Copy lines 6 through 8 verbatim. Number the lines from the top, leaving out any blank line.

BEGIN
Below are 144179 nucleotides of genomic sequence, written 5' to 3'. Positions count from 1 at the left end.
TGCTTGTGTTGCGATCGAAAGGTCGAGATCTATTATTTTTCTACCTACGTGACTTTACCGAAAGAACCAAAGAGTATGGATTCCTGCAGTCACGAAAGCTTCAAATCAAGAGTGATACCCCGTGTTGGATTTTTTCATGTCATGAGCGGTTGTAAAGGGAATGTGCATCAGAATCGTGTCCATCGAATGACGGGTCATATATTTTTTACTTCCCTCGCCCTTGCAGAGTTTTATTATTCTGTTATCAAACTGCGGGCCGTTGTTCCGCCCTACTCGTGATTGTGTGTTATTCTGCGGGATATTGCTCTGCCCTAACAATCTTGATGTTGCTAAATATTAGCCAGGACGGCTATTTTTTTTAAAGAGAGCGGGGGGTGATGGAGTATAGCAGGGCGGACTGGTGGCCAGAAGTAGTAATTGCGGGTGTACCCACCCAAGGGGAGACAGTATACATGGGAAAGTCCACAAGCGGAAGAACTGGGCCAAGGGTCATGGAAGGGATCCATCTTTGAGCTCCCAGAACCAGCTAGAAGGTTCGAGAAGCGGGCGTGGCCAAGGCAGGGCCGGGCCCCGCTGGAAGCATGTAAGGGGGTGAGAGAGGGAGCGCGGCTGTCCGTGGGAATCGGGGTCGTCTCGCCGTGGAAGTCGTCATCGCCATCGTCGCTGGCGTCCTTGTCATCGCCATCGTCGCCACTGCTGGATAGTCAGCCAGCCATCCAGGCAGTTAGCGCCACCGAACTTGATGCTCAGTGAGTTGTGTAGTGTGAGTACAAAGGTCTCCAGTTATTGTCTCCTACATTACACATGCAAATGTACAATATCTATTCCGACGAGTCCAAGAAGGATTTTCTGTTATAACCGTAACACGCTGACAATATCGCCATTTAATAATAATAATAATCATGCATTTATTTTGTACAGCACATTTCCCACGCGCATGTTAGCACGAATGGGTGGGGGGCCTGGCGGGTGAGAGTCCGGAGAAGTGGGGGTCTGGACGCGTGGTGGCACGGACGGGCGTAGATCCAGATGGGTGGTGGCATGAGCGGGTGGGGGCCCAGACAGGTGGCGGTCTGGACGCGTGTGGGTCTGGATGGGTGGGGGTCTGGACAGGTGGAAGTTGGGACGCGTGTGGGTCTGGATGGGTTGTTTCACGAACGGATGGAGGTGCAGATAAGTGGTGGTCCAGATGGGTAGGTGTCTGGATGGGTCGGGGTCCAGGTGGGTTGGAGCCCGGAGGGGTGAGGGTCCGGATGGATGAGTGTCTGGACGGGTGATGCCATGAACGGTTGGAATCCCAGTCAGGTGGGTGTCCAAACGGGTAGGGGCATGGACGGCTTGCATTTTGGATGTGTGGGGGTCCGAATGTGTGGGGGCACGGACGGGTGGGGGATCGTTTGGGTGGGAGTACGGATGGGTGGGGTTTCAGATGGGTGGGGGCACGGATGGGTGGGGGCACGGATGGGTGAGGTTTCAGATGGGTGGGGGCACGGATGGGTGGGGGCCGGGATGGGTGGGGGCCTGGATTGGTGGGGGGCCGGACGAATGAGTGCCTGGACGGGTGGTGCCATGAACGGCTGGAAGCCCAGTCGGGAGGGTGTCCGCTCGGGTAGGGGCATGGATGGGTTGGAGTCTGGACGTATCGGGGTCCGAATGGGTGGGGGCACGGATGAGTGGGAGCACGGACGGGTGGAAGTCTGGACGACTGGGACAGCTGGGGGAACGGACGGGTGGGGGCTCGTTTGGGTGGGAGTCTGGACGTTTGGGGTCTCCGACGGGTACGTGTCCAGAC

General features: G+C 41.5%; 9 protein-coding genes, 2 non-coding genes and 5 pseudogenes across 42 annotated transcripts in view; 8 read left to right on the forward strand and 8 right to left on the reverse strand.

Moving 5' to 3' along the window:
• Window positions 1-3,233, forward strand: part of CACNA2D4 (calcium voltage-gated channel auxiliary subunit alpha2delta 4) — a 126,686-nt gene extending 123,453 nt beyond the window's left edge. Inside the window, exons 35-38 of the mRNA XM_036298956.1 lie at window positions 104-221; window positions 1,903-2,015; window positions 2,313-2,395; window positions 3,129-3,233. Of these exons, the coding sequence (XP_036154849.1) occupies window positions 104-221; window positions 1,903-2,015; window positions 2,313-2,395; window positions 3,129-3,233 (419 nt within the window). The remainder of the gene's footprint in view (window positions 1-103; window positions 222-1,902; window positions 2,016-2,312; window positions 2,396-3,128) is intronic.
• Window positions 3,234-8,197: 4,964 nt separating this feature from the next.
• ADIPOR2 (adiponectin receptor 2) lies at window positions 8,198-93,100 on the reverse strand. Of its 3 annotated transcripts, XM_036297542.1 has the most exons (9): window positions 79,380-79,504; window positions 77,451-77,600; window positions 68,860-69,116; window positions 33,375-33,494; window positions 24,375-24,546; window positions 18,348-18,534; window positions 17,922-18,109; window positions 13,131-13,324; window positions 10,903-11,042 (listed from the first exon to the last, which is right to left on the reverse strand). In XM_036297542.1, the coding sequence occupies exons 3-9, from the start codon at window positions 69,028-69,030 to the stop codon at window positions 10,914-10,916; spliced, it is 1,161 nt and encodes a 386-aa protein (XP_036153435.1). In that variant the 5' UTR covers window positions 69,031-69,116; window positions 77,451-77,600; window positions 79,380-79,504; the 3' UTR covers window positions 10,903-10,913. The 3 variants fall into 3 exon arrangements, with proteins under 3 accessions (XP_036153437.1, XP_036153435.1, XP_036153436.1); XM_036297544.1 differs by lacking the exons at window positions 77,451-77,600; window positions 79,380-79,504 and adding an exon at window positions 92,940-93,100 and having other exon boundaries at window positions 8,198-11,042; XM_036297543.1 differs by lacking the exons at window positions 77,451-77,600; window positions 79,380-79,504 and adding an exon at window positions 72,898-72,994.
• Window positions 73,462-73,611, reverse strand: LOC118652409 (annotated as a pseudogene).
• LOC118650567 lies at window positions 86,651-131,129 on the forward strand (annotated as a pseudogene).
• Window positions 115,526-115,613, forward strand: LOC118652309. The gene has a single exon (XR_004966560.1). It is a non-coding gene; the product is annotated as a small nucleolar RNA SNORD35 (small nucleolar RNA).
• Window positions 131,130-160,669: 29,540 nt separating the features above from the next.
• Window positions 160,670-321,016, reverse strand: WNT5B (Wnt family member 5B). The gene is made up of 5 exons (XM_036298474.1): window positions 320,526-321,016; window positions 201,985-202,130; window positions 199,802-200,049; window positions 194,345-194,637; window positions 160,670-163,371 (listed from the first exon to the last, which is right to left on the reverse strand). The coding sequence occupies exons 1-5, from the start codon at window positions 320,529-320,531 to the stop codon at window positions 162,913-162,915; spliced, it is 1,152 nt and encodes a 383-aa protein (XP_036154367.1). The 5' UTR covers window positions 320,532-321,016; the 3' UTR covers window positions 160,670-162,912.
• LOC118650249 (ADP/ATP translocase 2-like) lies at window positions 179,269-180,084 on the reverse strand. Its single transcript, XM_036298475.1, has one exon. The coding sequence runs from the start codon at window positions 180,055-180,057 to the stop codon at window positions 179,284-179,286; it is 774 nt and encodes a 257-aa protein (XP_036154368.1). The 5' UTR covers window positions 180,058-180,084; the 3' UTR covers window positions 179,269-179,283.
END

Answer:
• Window positions 3,234-8,197: 4,964 nt separating this feature from the next.
• ADIPOR2 (adiponectin receptor 2) lies at window positions 8,198-93,100 on the reverse strand. Of its 3 annotated transcripts, XM_036297542.1 has the most exons (9): window positions 79,380-79,504; window positions 77,451-77,600; window positions 68,860-69,116; window positions 33,375-33,494; window positions 24,375-24,546; window positions 18,348-18,534; window positions 17,922-18,109; window positions 13,131-13,324; window positions 10,903-11,042 (listed from the first exon to the last, which is right to left on the reverse strand). In XM_036297542.1, the coding sequence occupies exons 3-9, from the start codon at window positions 69,028-69,030 to the stop codon at window positions 10,914-10,916; spliced, it is 1,161 nt and encodes a 386-aa protein (XP_036153435.1). In that variant the 5' UTR covers window positions 69,031-69,116; window positions 77,451-77,600; window positions 79,380-79,504; the 3' UTR covers window positions 10,903-10,913. The 3 variants fall into 3 exon arrangements, with proteins under 3 accessions (XP_036153437.1, XP_036153435.1, XP_036153436.1); XM_036297544.1 differs by lacking the exons at window positions 77,451-77,600; window positions 79,380-79,504 and adding an exon at window positions 92,940-93,100 and having other exon boundaries at window positions 8,198-11,042; XM_036297543.1 differs by lacking the exons at window positions 77,451-77,600; window positions 79,380-79,504 and adding an exon at window positions 72,898-72,994.
• Window positions 73,462-73,611, reverse strand: LOC118652409 (annotated as a pseudogene).